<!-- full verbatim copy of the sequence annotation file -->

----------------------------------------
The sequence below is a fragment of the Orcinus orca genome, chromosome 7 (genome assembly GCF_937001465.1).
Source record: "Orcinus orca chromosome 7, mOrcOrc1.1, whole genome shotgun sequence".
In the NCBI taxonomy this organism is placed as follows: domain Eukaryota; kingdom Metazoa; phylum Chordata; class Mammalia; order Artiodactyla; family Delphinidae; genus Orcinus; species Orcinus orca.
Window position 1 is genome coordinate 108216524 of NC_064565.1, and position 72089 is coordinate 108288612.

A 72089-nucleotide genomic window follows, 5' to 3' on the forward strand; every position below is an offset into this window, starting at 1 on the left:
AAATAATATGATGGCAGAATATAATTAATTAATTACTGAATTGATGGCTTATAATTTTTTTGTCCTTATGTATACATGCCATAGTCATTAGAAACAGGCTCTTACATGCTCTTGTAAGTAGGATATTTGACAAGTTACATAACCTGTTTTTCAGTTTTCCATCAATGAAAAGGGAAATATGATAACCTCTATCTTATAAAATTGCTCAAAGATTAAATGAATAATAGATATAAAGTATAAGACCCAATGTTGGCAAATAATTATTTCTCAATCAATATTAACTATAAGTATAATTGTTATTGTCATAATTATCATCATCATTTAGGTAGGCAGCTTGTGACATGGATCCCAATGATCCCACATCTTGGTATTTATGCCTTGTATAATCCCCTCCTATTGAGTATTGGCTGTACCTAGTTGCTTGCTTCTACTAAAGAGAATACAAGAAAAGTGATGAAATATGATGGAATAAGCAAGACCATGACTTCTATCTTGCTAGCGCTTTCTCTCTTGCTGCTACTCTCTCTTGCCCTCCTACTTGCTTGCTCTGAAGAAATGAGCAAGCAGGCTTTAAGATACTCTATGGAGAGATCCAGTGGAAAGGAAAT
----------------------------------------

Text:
The sequence below is a fragment of the Orcinus orca genome, chromosome 7 (genome assembly GCF_937001465.1).
Source record: "Orcinus orca chromosome 7, mOrcOrc1.1, whole genome shotgun sequence".
In the NCBI taxonomy this organism is placed as follows: domain Eukaryota; kingdom Metazoa; phylum Chordata; class Mammalia; order Artiodactyla; family Delphinidae; genus Orcinus; species Orcinus orca.
Window position 1 is genome coordinate 108216524 of NC_064565.1, and position 72089 is coordinate 108288612.

A 72089-nucleotide genomic window follows, 5' to 3' on the forward strand; every position below is an offset into this window, starting at 1 on the left:
AAATAATATGATGGCAGAATATAATTAATTAATTACTGAATTGATGGCTTATAATTTTTTTGTCCTTATGTATACATGCCATAGTCATTAGAAACAGGCTCTTACATGCTCTTGTAAGTAGGATATTTGACAAGTTACATAACCTGTTTTTCAGTTTTCCATCAATGAAAAGGGAAATATGATAACCTCTATCTTATAAAATTGCTCAAAGATTAAATGAATAATAGATATAAAGTATAAGACCCAATGTTGGCAAATAATTATTTCTCAATCAATATTAACTATAAGTATAATTGTTATTGTCATAATTATCATCATCATTTAGGTAGGCAGCTTGTGACATGGATCCCAATGATCCCACATCTTGGTATTTATGCCTTGTATAATCCCCTCCTATTGAGTATTGGCTGTACCTAGTTGCTTGCTTCTACTAAAGAGAATACAAGAAAAGTGATGAAATATGATGGAATAAGCAAGACCATGACTTCTATCTTGCTAGCGCTTTCTCTCTTGCTGCTACTCTCTCTTGCCCTCCTACTTGCTTGCTCTGAAGAAATGAGCAAGCAGGCTTTAAGATACTCTATGGAGAGATCCAGTGGAAAGGAAAT